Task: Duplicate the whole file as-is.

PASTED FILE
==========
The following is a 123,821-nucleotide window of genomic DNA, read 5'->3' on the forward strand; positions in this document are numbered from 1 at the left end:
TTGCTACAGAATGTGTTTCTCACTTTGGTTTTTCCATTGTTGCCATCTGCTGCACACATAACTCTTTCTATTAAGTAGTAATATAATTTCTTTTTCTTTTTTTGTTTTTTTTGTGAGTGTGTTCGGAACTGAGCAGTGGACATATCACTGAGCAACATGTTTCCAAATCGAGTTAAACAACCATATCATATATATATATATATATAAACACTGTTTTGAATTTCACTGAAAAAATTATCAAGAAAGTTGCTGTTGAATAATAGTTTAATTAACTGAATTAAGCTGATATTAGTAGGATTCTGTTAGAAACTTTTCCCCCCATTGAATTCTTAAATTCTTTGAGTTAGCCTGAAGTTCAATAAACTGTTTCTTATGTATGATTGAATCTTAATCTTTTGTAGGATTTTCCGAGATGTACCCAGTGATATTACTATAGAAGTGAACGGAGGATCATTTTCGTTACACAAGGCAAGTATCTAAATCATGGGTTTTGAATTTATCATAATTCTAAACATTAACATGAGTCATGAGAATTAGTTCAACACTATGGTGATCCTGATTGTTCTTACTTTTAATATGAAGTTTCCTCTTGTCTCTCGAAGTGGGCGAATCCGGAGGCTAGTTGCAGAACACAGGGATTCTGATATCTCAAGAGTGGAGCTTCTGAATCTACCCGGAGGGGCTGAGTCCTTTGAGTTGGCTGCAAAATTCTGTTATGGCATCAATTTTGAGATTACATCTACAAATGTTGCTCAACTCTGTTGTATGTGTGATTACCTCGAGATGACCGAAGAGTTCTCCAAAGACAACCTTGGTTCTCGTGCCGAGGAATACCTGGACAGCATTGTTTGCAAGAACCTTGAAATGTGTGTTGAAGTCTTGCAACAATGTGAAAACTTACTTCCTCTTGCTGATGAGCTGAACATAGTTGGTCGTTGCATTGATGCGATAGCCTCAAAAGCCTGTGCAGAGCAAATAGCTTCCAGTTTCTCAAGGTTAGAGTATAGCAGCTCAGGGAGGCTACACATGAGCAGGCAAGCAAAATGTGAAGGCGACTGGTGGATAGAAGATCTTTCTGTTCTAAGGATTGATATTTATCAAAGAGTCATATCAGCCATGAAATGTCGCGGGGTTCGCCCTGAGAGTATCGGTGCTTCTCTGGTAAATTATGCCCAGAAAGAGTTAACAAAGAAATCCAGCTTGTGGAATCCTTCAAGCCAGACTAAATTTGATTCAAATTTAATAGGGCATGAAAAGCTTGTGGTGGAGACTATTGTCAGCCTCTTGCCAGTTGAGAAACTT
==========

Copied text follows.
The following is a 123,821-nucleotide window of genomic DNA, read 5'->3' on the forward strand; positions in this document are numbered from 1 at the left end:
TTGCTACAGAATGTGTTTCTCACTTTGGTTTTTCCATTGTTGCCATCTGCTGCACACATAACTCTTTCTATTAAGTAGTAATATAATTTCTTTTTCTTTTTTTGTTTTTTTTGTGAGTGTGTTCGGAACTGAGCAGTGGACATATCACTGAGCAACATGTTTCCAAATCGAGTTAAACAACCATATCATATATATATATATATATAAACACTGTTTTGAATTTCACTGAAAAAATTATCAAGAAAGTTGCTGTTGAATAATAGTTTAATTAACTGAATTAAGCTGATATTAGTAGGATTCTGTTAGAAACTTTTCCCCCCATTGAATTCTTAAATTCTTTGAGTTAGCCTGAAGTTCAATAAACTGTTTCTTATGTATGATTGAATCTTAATCTTTTGTAGGATTTTCCGAGATGTACCCAGTGATATTACTATAGAAGTGAACGGAGGATCATTTTCGTTACACAAGGCAAGTATCTAAATCATGGGTTTTGAATTTATCATAATTCTAAACATTAACATGAGTCATGAGAATTAGTTCAACACTATGGTGATCCTGATTGTTCTTACTTTTAATATGAAGTTTCCTCTTGTCTCTCGAAGTGGGCGAATCCGGAGGCTAGTTGCAGAACACAGGGATTCTGATATCTCAAGAGTGGAGCTTCTGAATCTACCCGGAGGGGCTGAGTCCTTTGAGTTGGCTGCAAAATTCTGTTATGGCATCAATTTTGAGATTACATCTACAAATGTTGCTCAACTCTGTTGTATGTGTGATTACCTCGAGATGACCGAAGAGTTCTCCAAAGACAACCTTGGTTCTCGTGCCGAGGAATACCTGGACAGCATTGTTTGCAAGAACCTTGAAATGTGTGTTGAAGTCTTGCAACAATGTGAAAACTTACTTCCTCTTGCTGATGAGCTGAACATAGTTGGTCGTTGCATTGATGCGATAGCCTCAAAAGCCTGTGCAGAGCAAATAGCTTCCAGTTTCTCAAGGTTAGAGTATAGCAGCTCAGGGAGGCTACACATGAGCAGGCAAGCAAAATGTGAAGGCGACTGGTGGATAGAAGATCTTTCTGTTCTAAGGATTGATATTTATCAAAGAGTCATATCAGCCATGAAATGTCGCGGGGTTCGCCCTGAGAGTATCGGTGCTTCTCTGGTAAATTATGCCCAGAAAGAGTTAACAAAGAAATCCAGCTTGTGGAATCCTTCAAGCCAGACTAAATTTGATTCAAATTTAATAGGGCATGAAAAGCTTGTGGTGGAGACTATTGTCAGCCTCTTGCCAGTTGAGAAACTT